Violin Sonata No.3 in g minor, Op.32
Six years were to pass from the time Sjögren completed his Second Violin Sonata to the time he began work on Violin Sonata No.3 in 1894. And then, it took him six years to complete the work. By 1900, when he had finished, his style, although still dominated by the highly romantic, had nonetheless changed. Like the second sonata, it is in four movements, but unlike the earlier works, it does not burst forth in dramatic fashion but begins somewhat darkly but then quickly builds tension. The main theme, though quite lyrical, is continually interrupted by harsher outbursts. A second theme is less intense and more lyrical. The second movement, Allegro vivace, is bright, lively and playful--a cross between a scherzo and an intermezzo. The beautiful Molto Andante which comes next is a lazy, romantic love song. In some ways, the finale, Allegro assai, harks back to his earlier works, opening as it does with a highly restless piano accompaniment over which the violin introduces a troubled melody. The second theme is both more optimistic and less frenetic.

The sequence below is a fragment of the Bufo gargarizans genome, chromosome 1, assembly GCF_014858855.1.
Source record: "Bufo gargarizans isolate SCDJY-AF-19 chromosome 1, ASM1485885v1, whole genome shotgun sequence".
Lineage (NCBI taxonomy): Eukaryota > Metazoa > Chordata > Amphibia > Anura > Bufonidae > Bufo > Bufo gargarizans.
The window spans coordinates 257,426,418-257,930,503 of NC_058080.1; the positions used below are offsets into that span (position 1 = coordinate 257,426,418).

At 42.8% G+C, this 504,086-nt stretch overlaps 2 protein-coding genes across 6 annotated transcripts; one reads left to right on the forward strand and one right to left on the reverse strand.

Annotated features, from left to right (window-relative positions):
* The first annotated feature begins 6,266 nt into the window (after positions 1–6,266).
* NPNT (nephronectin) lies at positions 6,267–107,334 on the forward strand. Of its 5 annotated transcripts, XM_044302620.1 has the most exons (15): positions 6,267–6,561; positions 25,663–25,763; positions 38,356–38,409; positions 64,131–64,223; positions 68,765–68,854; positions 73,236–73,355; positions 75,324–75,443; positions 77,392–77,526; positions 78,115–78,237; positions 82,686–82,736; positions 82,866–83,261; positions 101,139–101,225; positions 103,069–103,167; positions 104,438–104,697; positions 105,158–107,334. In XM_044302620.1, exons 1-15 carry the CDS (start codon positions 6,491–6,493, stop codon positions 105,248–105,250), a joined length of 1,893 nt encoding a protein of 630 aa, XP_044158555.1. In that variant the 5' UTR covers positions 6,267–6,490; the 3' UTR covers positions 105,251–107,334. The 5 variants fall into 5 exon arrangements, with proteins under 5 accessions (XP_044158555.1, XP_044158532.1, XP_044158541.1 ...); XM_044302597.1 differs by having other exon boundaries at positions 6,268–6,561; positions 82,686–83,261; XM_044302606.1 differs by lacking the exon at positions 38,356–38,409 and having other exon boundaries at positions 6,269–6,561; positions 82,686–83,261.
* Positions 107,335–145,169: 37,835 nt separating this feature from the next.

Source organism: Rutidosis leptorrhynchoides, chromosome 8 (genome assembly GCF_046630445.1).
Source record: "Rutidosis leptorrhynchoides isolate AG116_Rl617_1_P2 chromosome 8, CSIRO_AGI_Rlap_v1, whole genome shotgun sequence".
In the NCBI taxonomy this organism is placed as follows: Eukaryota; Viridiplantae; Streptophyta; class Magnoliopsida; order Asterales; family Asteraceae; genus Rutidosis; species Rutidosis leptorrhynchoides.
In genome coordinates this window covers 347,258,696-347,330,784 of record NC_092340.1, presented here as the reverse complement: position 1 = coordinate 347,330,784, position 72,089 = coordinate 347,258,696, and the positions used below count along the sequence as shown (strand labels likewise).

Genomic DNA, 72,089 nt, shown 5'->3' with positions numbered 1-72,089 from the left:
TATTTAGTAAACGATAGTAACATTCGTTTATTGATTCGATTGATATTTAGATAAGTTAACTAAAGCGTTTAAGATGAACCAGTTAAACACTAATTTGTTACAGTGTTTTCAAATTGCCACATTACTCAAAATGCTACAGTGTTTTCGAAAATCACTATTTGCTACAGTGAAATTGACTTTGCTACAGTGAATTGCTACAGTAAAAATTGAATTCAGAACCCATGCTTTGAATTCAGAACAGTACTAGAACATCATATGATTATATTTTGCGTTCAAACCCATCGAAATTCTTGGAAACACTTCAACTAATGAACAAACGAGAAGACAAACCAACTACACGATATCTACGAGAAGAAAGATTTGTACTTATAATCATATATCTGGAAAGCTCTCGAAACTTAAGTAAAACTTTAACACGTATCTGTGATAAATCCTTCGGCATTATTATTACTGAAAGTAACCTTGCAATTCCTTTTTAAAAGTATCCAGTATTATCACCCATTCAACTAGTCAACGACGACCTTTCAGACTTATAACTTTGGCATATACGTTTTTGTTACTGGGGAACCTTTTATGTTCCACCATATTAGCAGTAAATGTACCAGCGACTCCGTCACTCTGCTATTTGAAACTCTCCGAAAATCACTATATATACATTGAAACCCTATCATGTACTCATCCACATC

Emil Sjögren (1853-1918) was trained as an organist and studied composition in Stockholm and Berlin. He made his career as an organist and many of his compositions are for that instrument. Today he is primarily remembered as a composer of songs, however, his works for solo piano as well as for violin and piano were very well thought of, and before the First World War, often performed in concert.
This sonata belongs in the recital hall and would be an adornment to any violinist's repertoire. Out of print for many years, we are pleased to make it available once again.